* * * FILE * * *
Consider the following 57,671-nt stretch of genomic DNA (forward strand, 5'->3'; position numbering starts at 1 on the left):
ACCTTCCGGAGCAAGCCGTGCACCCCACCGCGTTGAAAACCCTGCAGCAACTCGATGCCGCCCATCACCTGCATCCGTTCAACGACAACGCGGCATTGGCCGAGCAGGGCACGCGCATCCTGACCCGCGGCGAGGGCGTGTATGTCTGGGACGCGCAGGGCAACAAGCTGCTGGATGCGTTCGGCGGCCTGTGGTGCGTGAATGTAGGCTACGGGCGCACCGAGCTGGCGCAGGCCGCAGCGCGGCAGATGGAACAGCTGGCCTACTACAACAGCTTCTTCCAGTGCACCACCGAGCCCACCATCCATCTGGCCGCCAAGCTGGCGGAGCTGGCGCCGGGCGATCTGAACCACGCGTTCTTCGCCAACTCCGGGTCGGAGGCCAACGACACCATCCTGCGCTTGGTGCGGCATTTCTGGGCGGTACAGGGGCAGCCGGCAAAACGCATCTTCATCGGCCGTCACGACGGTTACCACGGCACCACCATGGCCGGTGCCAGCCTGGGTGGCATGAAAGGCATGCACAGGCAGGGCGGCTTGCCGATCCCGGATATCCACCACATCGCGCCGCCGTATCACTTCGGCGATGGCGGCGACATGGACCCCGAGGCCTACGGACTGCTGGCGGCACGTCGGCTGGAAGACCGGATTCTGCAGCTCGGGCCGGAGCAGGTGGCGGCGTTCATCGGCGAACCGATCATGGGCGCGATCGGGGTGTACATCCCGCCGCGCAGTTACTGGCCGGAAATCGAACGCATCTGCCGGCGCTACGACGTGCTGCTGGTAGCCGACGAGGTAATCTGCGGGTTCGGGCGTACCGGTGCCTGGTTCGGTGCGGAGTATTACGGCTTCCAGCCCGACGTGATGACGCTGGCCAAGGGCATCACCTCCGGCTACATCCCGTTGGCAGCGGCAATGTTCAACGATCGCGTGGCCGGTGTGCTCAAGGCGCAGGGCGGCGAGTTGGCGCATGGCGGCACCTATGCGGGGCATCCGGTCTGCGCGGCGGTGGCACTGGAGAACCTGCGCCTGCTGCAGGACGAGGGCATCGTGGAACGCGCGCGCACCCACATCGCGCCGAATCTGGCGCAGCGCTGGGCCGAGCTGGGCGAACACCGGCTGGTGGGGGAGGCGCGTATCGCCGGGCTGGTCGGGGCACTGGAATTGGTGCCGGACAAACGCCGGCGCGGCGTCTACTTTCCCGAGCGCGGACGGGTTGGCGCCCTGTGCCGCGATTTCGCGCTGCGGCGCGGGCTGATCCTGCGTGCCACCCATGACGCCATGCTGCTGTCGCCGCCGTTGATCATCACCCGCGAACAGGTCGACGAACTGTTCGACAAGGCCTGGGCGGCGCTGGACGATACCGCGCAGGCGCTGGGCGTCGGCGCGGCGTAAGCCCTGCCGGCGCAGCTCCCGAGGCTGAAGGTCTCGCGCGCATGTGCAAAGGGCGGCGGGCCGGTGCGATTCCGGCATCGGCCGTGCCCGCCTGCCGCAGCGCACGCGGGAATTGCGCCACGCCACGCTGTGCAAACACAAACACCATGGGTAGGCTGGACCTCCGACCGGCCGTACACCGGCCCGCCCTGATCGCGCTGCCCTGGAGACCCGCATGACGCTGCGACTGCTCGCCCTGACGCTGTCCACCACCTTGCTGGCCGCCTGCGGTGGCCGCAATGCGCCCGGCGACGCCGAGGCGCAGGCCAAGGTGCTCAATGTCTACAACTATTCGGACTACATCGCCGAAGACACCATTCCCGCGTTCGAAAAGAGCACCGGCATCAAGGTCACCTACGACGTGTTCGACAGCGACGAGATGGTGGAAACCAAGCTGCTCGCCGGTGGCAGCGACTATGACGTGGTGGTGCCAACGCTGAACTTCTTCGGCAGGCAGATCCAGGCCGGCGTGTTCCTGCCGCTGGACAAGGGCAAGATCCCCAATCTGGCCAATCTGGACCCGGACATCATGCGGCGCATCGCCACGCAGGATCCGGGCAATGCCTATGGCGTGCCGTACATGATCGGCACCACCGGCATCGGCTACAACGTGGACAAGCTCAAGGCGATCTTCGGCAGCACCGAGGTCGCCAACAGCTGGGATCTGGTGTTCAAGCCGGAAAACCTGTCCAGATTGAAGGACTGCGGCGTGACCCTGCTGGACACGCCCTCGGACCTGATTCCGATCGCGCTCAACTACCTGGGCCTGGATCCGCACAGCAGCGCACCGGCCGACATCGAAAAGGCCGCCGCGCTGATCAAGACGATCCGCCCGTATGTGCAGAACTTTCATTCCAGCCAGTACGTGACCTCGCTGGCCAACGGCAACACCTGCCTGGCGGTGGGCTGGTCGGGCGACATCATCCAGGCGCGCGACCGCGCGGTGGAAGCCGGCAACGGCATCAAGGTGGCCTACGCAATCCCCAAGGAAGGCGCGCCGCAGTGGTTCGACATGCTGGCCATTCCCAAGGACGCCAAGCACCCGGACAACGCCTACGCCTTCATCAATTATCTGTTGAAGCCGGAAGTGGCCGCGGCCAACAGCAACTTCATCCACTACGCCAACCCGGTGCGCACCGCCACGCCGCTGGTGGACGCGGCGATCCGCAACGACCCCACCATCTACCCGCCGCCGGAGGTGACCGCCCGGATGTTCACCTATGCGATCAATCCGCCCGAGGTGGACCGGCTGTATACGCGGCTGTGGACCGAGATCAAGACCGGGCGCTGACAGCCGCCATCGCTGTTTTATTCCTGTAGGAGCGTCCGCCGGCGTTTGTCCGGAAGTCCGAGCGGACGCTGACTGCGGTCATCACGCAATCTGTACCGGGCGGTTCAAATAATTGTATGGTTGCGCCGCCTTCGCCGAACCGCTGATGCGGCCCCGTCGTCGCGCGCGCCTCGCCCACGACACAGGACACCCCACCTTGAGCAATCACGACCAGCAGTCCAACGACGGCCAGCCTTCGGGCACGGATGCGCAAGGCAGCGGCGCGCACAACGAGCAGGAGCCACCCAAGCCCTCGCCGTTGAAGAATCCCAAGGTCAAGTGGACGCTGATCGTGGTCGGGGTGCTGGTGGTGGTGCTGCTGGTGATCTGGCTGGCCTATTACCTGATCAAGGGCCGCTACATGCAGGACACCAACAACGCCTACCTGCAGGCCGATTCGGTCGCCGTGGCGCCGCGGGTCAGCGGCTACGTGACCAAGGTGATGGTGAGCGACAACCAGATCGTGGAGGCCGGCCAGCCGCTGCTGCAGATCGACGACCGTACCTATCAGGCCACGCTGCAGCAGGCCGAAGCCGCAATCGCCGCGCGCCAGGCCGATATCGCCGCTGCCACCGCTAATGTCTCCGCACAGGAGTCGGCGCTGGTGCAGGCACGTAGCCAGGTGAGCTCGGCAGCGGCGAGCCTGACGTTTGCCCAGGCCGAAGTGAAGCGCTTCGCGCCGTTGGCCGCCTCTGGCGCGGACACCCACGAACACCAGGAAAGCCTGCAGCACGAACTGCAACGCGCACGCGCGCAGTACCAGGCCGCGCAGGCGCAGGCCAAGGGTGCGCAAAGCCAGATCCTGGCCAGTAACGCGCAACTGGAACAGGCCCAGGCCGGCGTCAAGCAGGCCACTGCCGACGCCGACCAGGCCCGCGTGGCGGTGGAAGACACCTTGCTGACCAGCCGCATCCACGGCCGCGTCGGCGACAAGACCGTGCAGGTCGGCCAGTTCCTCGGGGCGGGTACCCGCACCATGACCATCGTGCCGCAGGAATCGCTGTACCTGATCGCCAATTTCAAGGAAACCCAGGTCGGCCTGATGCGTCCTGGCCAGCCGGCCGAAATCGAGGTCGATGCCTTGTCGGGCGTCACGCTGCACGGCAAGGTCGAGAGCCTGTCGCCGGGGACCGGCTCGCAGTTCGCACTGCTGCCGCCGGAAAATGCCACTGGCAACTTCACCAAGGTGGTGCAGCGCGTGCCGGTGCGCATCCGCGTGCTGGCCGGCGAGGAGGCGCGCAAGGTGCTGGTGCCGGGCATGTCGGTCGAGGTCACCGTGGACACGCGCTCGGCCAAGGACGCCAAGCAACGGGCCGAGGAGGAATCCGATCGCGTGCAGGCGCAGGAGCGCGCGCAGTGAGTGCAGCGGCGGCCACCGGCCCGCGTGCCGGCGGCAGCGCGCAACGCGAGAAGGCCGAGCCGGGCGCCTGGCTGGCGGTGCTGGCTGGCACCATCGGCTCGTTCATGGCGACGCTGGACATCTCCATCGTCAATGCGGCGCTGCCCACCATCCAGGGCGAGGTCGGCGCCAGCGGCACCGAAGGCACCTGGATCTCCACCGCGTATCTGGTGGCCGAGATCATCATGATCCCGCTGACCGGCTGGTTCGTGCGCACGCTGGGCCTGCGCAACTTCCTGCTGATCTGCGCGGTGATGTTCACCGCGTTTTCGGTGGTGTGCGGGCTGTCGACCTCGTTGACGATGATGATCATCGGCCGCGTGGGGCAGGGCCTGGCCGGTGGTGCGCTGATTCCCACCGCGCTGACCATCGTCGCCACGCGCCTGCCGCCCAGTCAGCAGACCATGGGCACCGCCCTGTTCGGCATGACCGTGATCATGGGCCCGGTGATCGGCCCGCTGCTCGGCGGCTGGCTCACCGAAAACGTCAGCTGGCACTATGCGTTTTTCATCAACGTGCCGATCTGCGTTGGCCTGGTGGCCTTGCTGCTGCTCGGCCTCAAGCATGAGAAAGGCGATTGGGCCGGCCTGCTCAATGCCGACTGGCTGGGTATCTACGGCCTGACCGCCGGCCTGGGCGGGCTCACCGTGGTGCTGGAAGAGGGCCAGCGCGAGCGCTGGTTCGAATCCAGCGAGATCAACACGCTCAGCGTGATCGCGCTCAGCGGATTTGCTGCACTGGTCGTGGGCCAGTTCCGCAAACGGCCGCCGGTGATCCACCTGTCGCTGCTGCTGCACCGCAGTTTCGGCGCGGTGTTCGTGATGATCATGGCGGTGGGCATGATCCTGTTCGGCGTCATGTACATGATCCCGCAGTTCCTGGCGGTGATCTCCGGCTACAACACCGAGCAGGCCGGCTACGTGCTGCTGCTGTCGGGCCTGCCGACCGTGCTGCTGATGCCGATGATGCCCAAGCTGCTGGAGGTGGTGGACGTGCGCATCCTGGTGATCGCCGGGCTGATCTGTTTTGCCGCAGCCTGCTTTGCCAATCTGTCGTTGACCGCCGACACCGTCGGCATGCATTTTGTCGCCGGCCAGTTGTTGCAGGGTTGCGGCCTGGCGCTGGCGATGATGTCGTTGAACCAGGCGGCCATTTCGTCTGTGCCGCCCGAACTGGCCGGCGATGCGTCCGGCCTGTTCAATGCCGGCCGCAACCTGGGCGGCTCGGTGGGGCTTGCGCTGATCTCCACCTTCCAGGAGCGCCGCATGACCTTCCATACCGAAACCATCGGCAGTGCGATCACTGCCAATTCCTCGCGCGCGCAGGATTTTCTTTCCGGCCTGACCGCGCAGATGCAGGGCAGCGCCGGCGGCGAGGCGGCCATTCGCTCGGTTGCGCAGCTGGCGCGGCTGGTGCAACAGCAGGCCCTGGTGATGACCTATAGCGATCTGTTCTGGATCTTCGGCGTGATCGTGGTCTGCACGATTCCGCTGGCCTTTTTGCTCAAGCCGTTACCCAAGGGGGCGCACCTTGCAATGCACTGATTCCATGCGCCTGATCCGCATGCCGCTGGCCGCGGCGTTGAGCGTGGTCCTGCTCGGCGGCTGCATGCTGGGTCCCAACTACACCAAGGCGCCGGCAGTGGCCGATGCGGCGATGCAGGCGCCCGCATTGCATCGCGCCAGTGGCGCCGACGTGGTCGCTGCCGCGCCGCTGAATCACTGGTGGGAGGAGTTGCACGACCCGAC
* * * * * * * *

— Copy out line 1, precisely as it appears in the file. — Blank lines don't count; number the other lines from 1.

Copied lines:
Consider the following 57,671-nt stretch of genomic DNA (forward strand, 5'->3'; position numbering starts at 1 on the left):